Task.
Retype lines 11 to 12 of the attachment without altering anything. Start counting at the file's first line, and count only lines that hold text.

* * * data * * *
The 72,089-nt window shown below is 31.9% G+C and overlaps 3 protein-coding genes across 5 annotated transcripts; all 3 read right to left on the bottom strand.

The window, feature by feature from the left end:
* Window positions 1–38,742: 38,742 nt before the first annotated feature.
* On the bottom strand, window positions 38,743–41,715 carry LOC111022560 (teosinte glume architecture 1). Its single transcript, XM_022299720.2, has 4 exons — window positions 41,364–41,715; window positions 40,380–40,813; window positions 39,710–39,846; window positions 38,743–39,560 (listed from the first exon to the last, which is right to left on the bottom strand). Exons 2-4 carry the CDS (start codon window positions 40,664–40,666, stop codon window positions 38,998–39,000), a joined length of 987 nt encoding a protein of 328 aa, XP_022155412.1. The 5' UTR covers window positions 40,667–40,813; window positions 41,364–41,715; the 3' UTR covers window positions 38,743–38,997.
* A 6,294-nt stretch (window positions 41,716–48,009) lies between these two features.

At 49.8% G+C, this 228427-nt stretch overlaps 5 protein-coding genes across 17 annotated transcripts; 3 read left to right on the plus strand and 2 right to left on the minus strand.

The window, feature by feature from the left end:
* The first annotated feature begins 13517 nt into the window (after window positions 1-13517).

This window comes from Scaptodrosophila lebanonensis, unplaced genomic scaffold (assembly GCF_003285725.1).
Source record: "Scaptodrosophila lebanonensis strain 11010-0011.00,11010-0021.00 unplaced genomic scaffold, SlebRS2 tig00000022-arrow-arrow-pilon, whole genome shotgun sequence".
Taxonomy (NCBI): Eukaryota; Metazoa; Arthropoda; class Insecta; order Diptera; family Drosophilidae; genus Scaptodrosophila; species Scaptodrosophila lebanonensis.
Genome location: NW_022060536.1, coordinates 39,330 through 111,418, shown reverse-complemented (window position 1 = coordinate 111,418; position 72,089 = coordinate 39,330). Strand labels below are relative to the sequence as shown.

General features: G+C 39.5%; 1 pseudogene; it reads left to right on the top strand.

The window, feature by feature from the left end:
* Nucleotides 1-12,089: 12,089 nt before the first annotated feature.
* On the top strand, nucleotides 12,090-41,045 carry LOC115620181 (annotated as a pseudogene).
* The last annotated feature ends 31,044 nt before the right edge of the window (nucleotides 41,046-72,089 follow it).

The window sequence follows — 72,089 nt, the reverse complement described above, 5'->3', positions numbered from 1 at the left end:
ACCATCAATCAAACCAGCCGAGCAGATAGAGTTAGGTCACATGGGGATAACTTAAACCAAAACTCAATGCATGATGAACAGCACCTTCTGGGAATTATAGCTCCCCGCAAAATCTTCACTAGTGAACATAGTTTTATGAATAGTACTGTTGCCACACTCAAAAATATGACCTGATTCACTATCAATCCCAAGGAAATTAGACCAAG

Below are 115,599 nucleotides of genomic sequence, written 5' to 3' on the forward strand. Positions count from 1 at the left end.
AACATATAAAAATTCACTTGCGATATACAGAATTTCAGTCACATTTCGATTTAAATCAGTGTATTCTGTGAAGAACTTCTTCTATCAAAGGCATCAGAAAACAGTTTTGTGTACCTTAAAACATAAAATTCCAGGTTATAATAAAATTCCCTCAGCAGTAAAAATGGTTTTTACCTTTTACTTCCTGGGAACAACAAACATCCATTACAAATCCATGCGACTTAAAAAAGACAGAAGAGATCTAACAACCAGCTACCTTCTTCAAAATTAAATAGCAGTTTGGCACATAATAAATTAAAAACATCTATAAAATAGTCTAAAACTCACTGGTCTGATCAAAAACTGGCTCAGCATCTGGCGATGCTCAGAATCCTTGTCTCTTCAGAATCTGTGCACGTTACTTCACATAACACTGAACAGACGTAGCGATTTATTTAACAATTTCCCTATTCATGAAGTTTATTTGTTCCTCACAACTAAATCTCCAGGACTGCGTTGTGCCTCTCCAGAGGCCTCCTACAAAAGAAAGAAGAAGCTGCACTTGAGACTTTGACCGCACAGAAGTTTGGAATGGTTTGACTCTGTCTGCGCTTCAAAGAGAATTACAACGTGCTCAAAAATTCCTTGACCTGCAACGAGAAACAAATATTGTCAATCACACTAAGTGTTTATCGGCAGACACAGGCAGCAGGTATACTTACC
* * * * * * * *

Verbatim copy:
Taxonomy (NCBI): Eukaryota; Metazoa; Arthropoda; class Insecta; order Diptera; family Drosophilidae; genus Scaptodrosophila; species Scaptodrosophila lebanonensis.
Genome location: NW_022060536.1, coordinates 39,330 through 111,418, shown reverse-complemented (window position 1 = coordinate 111,418; position 72,089 = coordinate 39,330). Strand labels below are relative to the sequence as shown.